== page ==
By Marice Richter and David Alire Garcia
A rich Texas teenager who fled with his mother to Mexico to avoid possible jail time for violating his probation in a drunken-driving crash that left four people dead planned the flight and even held a farewell party, U.S. authorities said on Tuesday.
Ethan Couch, 18, became known as the “affluenza” teen during his trial in juvenile court over the 2013 crash. He and his mother were captured by Mexican authorities on Monday in the Pacific Coast beach city of Puerto Vallarta. They were likely to be returned to the United States on Wednesday.
During Couch’s trial, a psychologist sparked outrage by saying in his defense that Couch was so wealthy and spoiled he could not tell the difference between right and wrong. He was sentenced to 10 years drug-and-alcohol-free probation for intoxication manslaughter, a punishment condemned by critics as privilege rewarded with leniency.
Couch and his mother, Tonya Couch, fled the country after a video surfaced online apparently showing Couch at a party where beer was being consumed. Authorities had been investigating that video as a potential parole violation.
Couch had missed a mandatory meeting with his probation officer, prompting officials in Tarrant County, Texas, to issue a warrant for his arrest earlier this month.
Couch and his 48-year-old mother were tracked down and captured near Puerto Vallarta’s seafront promenade. Mexican authorities said they had been working with the U.S. Marshals Service since Dec. 24 to locate the pair.
The mother and son apparently entered Mexico by land, said Ricardo Vera, a local official for Mexico’s National Migration Institute. He said the two did not register when entering Mexico and it was not clear where they came in. Vera said owing to a shortage of seats on Tuesday flights to Houston, the two were now more likely to return to Texas on Wednesday from Jalisco’s state capital, Guadalajara.
“They had planned to disappear,” Tarrant County Sheriff Dee Anderson told a news conference in Fort Worth, Texas. “They even had something that was almost akin to a going-away party before they left town.”
When they arrived back in the United States, Couch would appear in juvenile court and his mother would be arrested for hindering an apprehension, Anderson said.
Ethan Couch’s attorney, Reagan Wynn, declined to comment, saying in a statement he had not had the chance yet to speak with his client.
In Puerto Vallarta, eyewitness Cristina Barraza said she saw Tonya Couch’s arrest. She was led with hands behind her head by a man in plainclothes to a white pickup truck in front of a modest four-story building where the pair were reportedly staying.
Afterwards, the vehicle sped off, said Barraza, saying she did not see Ethan Couch during the arrest.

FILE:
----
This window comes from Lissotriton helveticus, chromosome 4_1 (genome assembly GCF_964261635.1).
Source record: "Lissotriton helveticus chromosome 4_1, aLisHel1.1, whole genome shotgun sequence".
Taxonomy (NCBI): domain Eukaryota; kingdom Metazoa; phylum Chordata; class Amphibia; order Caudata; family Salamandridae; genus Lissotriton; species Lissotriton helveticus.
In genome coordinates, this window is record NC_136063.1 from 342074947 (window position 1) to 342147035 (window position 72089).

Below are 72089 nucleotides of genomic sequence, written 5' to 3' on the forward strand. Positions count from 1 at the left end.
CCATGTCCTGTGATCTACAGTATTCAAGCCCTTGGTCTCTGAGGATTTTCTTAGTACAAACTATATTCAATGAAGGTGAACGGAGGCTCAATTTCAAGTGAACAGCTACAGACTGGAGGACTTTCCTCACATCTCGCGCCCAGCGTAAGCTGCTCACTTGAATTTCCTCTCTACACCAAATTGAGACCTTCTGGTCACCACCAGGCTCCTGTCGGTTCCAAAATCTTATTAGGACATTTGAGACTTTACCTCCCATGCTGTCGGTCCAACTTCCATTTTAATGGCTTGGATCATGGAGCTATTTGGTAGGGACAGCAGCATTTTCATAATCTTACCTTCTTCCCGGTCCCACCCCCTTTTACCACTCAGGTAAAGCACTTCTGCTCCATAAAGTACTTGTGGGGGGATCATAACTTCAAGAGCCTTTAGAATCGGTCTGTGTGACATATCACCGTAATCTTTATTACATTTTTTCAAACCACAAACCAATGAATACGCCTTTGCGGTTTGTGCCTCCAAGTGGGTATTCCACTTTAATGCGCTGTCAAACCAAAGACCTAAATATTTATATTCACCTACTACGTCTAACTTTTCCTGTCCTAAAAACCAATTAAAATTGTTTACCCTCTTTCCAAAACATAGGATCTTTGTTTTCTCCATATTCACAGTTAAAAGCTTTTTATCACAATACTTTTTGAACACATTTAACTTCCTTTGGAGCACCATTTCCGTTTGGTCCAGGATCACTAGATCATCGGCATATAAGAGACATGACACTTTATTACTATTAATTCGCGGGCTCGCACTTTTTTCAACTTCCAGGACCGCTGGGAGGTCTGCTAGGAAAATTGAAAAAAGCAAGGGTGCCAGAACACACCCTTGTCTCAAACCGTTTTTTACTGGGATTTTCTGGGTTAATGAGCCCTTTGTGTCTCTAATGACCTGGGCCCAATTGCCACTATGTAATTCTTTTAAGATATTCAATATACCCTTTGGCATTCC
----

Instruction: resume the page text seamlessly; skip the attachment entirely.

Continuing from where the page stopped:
She also recalled an exchange with the mother last week as she sat outside her home on the sidewalk across the street. “She came along here and greeted me in Spanish. She was nice.”
Jalisco’s Attorney General Eduardo Almaguer told reporters the pair had first stayed in a bungalow close to the beach, then moved to a “more discreet” apartment further into town. They were detained while arriving back at the apartment on Monday evening and put up no resistance, he said.
BLOND TO DARK-HAIRED
A police booking picture from Mexico showed the previously blond Ethan Couch with dark hair, which the sheriff said suggested Couch was trying to change his appearance.
Tarrant County District Attorney Sharen Wilson said that she expected the judge to hold Couch after his juvenile hearing, and that she hoped it would be in an adult jail.
At a previously scheduled Jan. 19 court hearing, Wilson had planned to ask a judge to transfer Couch’s case into the adult court system from the juvenile system, putting Couch under stricter supervision and leaving him open to harsher punishment if he violated probation.
If he were in the adult system, Couch could face 120 days in jail for not meeting with his probation officer as required, and he could face up to 40 years in prison if he violated probation again after that, Wilson said.
U.S. Marshal Rick Taylor and Anderson declined to say how authorities tracked Couch down, but CNN said the marshals used Couch’s mobile phone to locate him.
In the fatal accident, Couch, then 16, was speeding and had a blood-alcohol level of nearly three times the legal limit when he lost control of his pickup truck and fatally struck a stranded motorist on the side of the road and three people who had stopped to help.
Susan Cloud, a friend of Brian Jennings, one of those killed, said she felt conflicted about what should happen to Couch, but wished he had not thrown away his second chance under his probation.
“I feel more negatively toward his mother than I do him,” Cloud said. “The parents seem to have a completely hands-off approach.”
Sheriff Anderson said last week that the passports for Couch and his mother had been reported missing by the teen’s father, who has cooperated with investigators. Fred Couch is divorced from the mother and owns a successful sheet metal business near Fort Worth.
The “affluenza” term was apparently used for the first time explicitly in defense during Couch’s trial, but has been a theory in sociological and psychological circles since the late 1990s to explain the impact of indulgent parenting, said Daniel Medwed, a criminal law professor at Northeastern University in Boston.
The notion of rich kids getting leniency based on their advantages sparked a public backlash against the theory, Medwed said, adding, “My hunch is this latest parole incident will mark the end of its use.”
(Additional reporting by Anahi Rama and Veronica Gomez in Mexico City, Robert Iafolla in Washington, Letitia Stein in Tampa, Florida and Melissa Fares in New York; Writing by Ben Klayman; Editing by Jonathan Oatis, Frances Kerry and Tom Brown)